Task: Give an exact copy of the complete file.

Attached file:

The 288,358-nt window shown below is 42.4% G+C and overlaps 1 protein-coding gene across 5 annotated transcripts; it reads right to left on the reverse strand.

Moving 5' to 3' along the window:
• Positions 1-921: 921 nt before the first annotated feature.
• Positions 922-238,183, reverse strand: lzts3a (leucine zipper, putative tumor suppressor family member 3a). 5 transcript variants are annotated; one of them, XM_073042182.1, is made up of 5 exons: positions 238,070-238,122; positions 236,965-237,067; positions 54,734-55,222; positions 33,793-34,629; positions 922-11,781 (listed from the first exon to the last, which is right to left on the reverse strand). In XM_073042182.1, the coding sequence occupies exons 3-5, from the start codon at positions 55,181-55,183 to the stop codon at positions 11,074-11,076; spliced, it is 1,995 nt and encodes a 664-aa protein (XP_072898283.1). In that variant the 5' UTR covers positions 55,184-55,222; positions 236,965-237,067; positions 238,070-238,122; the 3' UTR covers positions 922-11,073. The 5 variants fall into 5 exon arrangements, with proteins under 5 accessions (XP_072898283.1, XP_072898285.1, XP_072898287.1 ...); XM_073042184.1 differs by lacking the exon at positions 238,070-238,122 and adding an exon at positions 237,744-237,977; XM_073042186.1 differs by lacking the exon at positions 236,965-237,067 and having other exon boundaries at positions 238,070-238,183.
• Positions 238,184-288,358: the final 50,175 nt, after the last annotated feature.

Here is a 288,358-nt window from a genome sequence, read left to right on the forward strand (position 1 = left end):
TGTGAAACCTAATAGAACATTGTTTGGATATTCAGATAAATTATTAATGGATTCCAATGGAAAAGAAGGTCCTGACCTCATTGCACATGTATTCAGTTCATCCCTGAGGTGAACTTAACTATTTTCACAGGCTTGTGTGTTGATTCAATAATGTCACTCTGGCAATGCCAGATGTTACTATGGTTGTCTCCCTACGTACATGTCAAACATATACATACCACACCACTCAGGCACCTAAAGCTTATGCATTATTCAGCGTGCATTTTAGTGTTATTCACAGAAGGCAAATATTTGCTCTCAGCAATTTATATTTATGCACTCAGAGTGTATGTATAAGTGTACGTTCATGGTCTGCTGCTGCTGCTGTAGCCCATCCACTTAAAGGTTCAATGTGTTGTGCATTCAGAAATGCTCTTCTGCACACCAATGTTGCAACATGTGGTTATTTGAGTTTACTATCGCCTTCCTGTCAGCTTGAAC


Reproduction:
The 288,358-nt window shown below is 42.4% G+C and overlaps 1 protein-coding gene across 5 annotated transcripts; it reads right to left on the reverse strand.

Moving 5' to 3' along the window:
• Positions 1-921: 921 nt before the first annotated feature.
• Positions 922-238,183, reverse strand: lzts3a (leucine zipper, putative tumor suppressor family member 3a). 5 transcript variants are annotated; one of them, XM_073042182.1, is made up of 5 exons: positions 238,070-238,122; positions 236,965-237,067; positions 54,734-55,222; positions 33,793-34,629; positions 922-11,781 (listed from the first exon to the last, which is right to left on the reverse strand). In XM_073042182.1, the coding sequence occupies exons 3-5, from the start codon at positions 55,181-55,183 to the stop codon at positions 11,074-11,076; spliced, it is 1,995 nt and encodes a 664-aa protein (XP_072898283.1). In that variant the 5' UTR covers positions 55,184-55,222; positions 236,965-237,067; positions 238,070-238,122; the 3' UTR covers positions 922-11,073. The 5 variants fall into 5 exon arrangements, with proteins under 5 accessions (XP_072898283.1, XP_072898285.1, XP_072898287.1 ...); XM_073042184.1 differs by lacking the exon at positions 238,070-238,122 and adding an exon at positions 237,744-237,977; XM_073042186.1 differs by lacking the exon at positions 236,965-237,067 and having other exon boundaries at positions 238,070-238,183.
• Positions 238,184-288,358: the final 50,175 nt, after the last annotated feature.

Here is a 288,358-nt window from a genome sequence, read left to right on the forward strand (position 1 = left end):
TGTGAAACCTAATAGAACATTGTTTGGATATTCAGATAAATTATTAATGGATTCCAATGGAAAAGAAGGTCCTGACCTCATTGCACATGTATTCAGTTCATCCCTGAGGTGAACTTAACTATTTTCACAGGCTTGTGTGTTGATTCAATAATGTCACTCTGGCAATGCCAGATGTTACTATGGTTGTCTCCCTACGTACATGTCAAACATATACATACCACACCACTCAGGCACCTAAAGCTTATGCATTATTCAGCGTGCATTTTAGTGTTATTCACAGAAGGCAAATATTTGCTCTCAGCAATTTATATTTATGCACTCAGAGTGTATGTATAAGTGTACGTTCATGGTCTGCTGCTGCTGCTGTAGCCCATCCACTTAAAGGTTCAATGTGTTGTGCATTCAGAAATGCTCTTCTGCACACCAATGTTGCAACATGTGGTTATTTGAGTTTACTATCGCCTTCCTGTCAGCTTGAAC